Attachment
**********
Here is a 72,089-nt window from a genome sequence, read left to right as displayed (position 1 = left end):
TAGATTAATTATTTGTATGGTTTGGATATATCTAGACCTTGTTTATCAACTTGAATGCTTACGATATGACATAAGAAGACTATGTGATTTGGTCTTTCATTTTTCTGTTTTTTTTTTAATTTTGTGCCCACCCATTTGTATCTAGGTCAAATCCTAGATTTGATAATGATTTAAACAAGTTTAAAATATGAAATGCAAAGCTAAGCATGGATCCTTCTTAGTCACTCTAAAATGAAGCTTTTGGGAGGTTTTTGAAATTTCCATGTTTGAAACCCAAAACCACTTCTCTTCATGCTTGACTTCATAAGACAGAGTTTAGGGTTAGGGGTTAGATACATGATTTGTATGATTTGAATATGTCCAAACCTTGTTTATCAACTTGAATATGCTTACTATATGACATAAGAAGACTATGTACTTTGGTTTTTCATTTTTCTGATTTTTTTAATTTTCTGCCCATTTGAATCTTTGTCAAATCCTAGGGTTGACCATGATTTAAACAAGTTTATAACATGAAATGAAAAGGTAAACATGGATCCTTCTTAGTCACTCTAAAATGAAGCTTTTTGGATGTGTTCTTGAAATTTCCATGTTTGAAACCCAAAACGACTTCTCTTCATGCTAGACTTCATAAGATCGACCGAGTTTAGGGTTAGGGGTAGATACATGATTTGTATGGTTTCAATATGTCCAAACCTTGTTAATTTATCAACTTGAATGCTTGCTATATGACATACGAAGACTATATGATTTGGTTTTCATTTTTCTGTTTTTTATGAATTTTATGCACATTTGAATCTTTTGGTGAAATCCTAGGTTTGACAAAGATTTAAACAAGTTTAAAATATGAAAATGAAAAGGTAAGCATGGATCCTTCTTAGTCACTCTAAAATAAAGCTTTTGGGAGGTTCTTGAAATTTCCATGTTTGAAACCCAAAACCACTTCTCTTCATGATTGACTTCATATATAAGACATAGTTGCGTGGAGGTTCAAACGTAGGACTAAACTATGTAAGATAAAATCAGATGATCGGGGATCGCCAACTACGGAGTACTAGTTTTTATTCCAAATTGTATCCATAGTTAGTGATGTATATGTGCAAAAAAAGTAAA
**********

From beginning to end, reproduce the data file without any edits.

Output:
Here is a 72,089-nt window from a genome sequence, read left to right as displayed (position 1 = left end):
TAGATTAATTATTTGTATGGTTTGGATATATCTAGACCTTGTTTATCAACTTGAATGCTTACGATATGACATAAGAAGACTATGTGATTTGGTCTTTCATTTTTCTGTTTTTTTTTTAATTTTGTGCCCACCCATTTGTATCTAGGTCAAATCCTAGATTTGATAATGATTTAAACAAGTTTAAAATATGAAATGCAAAGCTAAGCATGGATCCTTCTTAGTCACTCTAAAATGAAGCTTTTGGGAGGTTTTTGAAATTTCCATGTTTGAAACCCAAAACCACTTCTCTTCATGCTTGACTTCATAAGACAGAGTTTAGGGTTAGGGGTTAGATACATGATTTGTATGATTTGAATATGTCCAAACCTTGTTTATCAACTTGAATATGCTTACTATATGACATAAGAAGACTATGTACTTTGGTTTTTCATTTTTCTGATTTTTTTAATTTTCTGCCCATTTGAATCTTTGTCAAATCCTAGGGTTGACCATGATTTAAACAAGTTTATAACATGAAATGAAAAGGTAAACATGGATCCTTCTTAGTCACTCTAAAATGAAGCTTTTTGGATGTGTTCTTGAAATTTCCATGTTTGAAACCCAAAACGACTTCTCTTCATGCTAGACTTCATAAGATCGACCGAGTTTAGGGTTAGGGGTAGATACATGATTTGTATGGTTTCAATATGTCCAAACCTTGTTAATTTATCAACTTGAATGCTTGCTATATGACATACGAAGACTATATGATTTGGTTTTCATTTTTCTGTTTTTTATGAATTTTATGCACATTTGAATCTTTTGGTGAAATCCTAGGTTTGACAAAGATTTAAACAAGTTTAAAATATGAAAATGAAAAGGTAAGCATGGATCCTTCTTAGTCACTCTAAAATAAAGCTTTTGGGAGGTTCTTGAAATTTCCATGTTTGAAACCCAAAACCACTTCTCTTCATGATTGACTTCATATATAAGACATAGTTGCGTGGAGGTTCAAACGTAGGACTAAACTATGTAAGATAAAATCAGATGATCGGGGATCGCCAACTACGGAGTACTAGTTTTTATTCCAAATTGTATCCATAGTTAGTGATGTATATGTGCAAAAAAAGTAAA